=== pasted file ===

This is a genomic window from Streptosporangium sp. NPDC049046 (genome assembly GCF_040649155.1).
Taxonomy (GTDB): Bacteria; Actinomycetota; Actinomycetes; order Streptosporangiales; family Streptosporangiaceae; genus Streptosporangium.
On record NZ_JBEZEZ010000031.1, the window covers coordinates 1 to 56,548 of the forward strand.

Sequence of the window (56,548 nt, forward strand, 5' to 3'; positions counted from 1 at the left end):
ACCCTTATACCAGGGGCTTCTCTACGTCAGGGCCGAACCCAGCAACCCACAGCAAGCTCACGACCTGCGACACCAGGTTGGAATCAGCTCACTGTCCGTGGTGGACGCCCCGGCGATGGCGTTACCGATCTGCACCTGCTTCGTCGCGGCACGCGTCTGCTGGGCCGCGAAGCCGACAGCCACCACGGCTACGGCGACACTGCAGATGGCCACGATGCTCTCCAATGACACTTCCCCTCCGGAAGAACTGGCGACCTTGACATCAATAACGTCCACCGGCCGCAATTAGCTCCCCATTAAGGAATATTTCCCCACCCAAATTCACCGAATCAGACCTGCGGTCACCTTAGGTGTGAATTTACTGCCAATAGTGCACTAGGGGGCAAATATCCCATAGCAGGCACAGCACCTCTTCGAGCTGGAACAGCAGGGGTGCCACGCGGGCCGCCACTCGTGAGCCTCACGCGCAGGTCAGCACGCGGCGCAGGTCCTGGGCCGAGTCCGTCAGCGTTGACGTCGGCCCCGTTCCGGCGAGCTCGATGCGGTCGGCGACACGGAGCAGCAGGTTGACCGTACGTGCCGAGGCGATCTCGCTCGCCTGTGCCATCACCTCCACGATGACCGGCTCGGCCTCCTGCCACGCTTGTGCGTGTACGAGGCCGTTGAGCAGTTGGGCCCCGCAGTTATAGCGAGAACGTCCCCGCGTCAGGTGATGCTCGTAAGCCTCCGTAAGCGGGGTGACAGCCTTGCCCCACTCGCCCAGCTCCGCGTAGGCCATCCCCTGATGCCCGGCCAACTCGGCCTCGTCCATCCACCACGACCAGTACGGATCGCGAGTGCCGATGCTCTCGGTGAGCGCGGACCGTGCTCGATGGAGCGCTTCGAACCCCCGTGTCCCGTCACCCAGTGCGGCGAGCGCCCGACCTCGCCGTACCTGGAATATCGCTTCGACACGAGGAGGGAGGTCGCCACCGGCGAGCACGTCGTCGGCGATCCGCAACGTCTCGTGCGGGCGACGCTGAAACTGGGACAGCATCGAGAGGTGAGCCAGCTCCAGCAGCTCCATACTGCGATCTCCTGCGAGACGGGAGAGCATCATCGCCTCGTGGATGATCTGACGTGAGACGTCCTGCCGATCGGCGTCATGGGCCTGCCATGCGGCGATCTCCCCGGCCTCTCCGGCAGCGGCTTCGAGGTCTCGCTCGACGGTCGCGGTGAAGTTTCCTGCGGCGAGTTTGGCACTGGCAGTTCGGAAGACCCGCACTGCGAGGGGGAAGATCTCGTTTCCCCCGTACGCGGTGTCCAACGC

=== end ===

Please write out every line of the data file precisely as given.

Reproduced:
This is a genomic window from Streptosporangium sp. NPDC049046 (genome assembly GCF_040649155.1).
Taxonomy (GTDB): Bacteria; Actinomycetota; Actinomycetes; order Streptosporangiales; family Streptosporangiaceae; genus Streptosporangium.
On record NZ_JBEZEZ010000031.1, the window covers coordinates 1 to 56,548 of the forward strand.

Sequence of the window (56,548 nt, forward strand, 5' to 3'; positions counted from 1 at the left end):
ACCCTTATACCAGGGGCTTCTCTACGTCAGGGCCGAACCCAGCAACCCACAGCAAGCTCACGACCTGCGACACCAGGTTGGAATCAGCTCACTGTCCGTGGTGGACGCCCCGGCGATGGCGTTACCGATCTGCACCTGCTTCGTCGCGGCACGCGTCTGCTGGGCCGCGAAGCCGACAGCCACCACGGCTACGGCGACACTGCAGATGGCCACGATGCTCTCCAATGACACTTCCCCTCCGGAAGAACTGGCGACCTTGACATCAATAACGTCCACCGGCCGCAATTAGCTCCCCATTAAGGAATATTTCCCCACCCAAATTCACCGAATCAGACCTGCGGTCACCTTAGGTGTGAATTTACTGCCAATAGTGCACTAGGGGGCAAATATCCCATAGCAGGCACAGCACCTCTTCGAGCTGGAACAGCAGGGGTGCCACGCGGGCCGCCACTCGTGAGCCTCACGCGCAGGTCAGCACGCGGCGCAGGTCCTGGGCCGAGTCCGTCAGCGTTGACGTCGGCCCCGTTCCGGCGAGCTCGATGCGGTCGGCGACACGGAGCAGCAGGTTGACCGTACGTGCCGAGGCGATCTCGCTCGCCTGTGCCATCACCTCCACGATGACCGGCTCGGCCTCCTGCCACGCTTGTGCGTGTACGAGGCCGTTGAGCAGTTGGGCCCCGCAGTTATAGCGAGAACGTCCCCGCGTCAGGTGATGCTCGTAAGCCTCCGTAAGCGGGGTGACAGCCTTGCCCCACTCGCCCAGCTCCGCGTAGGCCATCCCCTGATGCCCGGCCAACTCGGCCTCGTCCATCCACCACGACCAGTACGGATCGCGAGTGCCGATGCTCTCGGTGAGCGCGGACCGTGCTCGATGGAGCGCTTCGAACCCCCGTGTCCCGTCACCCAGTGCGGCGAGCGCCCGACCTCGCCGTACCTGGAATATCGCTTCGACACGAGGAGGGAGGTCGCCACCGGCGAGCACGTCGTCGGCGATCCGCAACGTCTCGTGCGGGCGACGCTGAAACTGGGACAGCATCGAGAGGTGAGCCAGCTCCAGCAGCTCCATACTGCGATCTCCTGCGAGACGGGAGAGCATCATCGCCTCGTGGATGATCTGACGTGAGACGTCCTGCCGATCGGCGTCATGGGCCTGCCATGCGGCGATCTCCCCGGCCTCTCCGGCAGCGGCTTCGAGGTCTCGCTCGACGGTCGCGGTGAAGTTTCCTGCGGCGAGTTTGGCACTGGCAGTTCGGAAGACCCGCACTGCGAGGGGGAAGATCTCGTTTCCCCCGTACGCGGTGTCCAACGC